Students journalists in Washington state will have the final call on what to publish in their newspapers after Gov. Jay Inslee signed the New Voices Act into law.
After more than a decade of lobbying from students and teachers, a bill to prevent school administrators from censoring the work of student journalists has became law.
Gov. Jay Inslee signed Senate Bill 5064 Wednesday in front of a group of students, teachers and school administrators in Olympia. The new law, which goes into effect this June, makes Washington the last state on the West Coast to pass an “anti-Hazelwood law,” a reference to a 1988 U.S. Supreme Court ruling that made it legal for school administrators to censor content in school newspapers and other student-run media.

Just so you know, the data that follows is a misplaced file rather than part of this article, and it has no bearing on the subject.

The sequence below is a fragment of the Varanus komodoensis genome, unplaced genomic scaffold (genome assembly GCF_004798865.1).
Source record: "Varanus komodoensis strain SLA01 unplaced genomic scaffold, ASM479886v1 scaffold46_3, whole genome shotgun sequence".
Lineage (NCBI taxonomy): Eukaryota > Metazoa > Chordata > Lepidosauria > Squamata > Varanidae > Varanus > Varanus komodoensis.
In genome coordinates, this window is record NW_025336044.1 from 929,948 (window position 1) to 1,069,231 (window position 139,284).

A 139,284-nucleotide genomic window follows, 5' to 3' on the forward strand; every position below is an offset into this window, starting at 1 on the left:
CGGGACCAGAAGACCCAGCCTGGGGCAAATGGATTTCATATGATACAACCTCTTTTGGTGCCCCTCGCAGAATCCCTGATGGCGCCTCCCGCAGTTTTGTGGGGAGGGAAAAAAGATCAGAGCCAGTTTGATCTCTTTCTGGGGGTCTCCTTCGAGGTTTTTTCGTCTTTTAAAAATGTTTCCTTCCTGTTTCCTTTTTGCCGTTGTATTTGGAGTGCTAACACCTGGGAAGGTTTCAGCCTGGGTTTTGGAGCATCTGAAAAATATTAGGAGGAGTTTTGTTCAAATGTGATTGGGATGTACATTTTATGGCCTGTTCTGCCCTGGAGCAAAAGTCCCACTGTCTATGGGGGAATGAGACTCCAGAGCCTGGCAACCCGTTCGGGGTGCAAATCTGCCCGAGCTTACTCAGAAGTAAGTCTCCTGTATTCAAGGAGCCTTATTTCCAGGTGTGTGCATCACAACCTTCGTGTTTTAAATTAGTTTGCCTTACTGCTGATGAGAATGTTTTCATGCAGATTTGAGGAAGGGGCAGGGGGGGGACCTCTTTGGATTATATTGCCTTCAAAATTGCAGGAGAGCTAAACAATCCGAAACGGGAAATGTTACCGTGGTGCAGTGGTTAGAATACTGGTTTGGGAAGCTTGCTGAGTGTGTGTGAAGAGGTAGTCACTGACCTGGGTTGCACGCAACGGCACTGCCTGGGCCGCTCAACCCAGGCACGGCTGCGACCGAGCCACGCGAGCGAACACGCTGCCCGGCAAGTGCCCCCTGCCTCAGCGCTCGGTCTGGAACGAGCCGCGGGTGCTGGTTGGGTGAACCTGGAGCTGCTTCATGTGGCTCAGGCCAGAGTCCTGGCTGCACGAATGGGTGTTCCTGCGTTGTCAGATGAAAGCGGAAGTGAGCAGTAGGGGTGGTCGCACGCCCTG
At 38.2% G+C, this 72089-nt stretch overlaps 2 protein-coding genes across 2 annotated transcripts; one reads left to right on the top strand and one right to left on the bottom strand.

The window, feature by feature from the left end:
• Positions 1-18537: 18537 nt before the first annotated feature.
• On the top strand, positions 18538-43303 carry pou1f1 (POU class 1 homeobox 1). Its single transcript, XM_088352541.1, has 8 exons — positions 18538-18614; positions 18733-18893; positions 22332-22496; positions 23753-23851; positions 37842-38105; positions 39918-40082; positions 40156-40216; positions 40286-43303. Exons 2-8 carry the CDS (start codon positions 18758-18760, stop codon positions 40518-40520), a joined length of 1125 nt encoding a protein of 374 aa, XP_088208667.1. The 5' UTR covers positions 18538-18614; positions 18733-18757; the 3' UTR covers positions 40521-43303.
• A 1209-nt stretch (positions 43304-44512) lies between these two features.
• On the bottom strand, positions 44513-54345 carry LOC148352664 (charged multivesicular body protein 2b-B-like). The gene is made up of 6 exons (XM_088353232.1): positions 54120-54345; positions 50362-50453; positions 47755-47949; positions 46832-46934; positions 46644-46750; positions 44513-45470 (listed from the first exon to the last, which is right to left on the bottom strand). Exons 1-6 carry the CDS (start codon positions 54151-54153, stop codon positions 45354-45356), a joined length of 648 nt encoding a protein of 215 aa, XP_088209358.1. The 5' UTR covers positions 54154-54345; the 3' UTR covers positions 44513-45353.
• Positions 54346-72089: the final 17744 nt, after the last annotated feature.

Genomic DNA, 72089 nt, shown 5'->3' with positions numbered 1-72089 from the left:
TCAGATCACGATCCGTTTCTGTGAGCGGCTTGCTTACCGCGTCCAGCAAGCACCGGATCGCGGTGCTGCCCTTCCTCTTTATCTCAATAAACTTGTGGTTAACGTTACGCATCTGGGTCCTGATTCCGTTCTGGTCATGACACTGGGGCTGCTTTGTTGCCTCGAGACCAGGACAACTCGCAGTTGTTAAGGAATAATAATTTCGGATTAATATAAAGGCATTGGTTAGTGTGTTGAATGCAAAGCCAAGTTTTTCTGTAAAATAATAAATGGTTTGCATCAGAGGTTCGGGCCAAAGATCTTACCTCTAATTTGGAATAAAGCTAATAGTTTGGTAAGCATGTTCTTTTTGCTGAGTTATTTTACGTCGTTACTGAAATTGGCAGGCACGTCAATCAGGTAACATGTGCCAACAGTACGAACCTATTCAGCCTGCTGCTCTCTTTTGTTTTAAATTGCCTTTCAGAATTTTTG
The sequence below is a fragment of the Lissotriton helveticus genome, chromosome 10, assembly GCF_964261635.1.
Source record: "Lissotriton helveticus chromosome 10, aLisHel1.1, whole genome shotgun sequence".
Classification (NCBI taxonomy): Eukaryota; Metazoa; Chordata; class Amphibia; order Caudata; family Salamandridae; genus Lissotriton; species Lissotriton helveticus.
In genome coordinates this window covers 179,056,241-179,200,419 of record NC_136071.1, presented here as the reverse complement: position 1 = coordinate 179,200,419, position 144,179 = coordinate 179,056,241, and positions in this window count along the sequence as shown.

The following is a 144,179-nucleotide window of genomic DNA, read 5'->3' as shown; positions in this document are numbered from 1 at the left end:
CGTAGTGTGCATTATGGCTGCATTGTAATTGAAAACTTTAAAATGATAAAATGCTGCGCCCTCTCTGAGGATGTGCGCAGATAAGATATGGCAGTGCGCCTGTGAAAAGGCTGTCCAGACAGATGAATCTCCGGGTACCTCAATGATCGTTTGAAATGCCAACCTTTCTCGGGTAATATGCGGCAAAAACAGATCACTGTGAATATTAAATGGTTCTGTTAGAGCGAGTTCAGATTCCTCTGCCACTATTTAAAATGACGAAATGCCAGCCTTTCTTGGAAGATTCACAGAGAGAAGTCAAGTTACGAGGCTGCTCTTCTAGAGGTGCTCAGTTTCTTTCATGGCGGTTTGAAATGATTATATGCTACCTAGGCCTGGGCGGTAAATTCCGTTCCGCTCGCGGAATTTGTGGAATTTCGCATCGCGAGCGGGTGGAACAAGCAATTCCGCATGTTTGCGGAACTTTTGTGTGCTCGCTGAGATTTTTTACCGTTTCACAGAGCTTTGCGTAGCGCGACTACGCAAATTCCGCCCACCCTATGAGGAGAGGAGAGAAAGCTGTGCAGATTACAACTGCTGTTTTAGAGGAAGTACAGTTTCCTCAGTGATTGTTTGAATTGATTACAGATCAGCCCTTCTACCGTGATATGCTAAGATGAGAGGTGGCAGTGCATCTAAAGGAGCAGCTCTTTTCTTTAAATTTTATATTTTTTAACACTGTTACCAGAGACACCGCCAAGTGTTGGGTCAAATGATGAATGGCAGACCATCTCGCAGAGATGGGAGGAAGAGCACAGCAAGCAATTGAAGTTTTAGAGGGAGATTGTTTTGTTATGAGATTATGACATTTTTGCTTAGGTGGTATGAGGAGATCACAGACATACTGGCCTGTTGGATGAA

Now, public-school students in Washington will have the final call on what to publish, with a few exceptions for libel or otherwise illegal content.
“Students deserve a chance to investigate and write stories that are relevant to them without wondering if their work will be censored,” state Sen. Joe Fain, R-Auburn, said in a statement.
Most Read Stories
- Tim Eyman under investigation in theft of $70 chair from Office Depot WATCH
- Airbus's A380 failure ripples through its rivalry with Boeing in complex ways
- Former Eastside lawmaker arrested after drinking with underage relative, police say
- Meet the many unsung heroes of the Seattle Snowpocalypse WATCH
- Analysis: How does UW's QB situation measure up with the rest of the Pac-12?
Fain sponsored SB 5064 this year, although the legislation has been introduced in Olympia four different times, in various forms, by three different lawmakers since 2007.
The bill remained largely intact as it moved through the state House and Senate this year, with the exception of a few amendments: Content published in school-sponsored media cannot harass or bully students, violate FCC regulations or incite the breaking of school rules.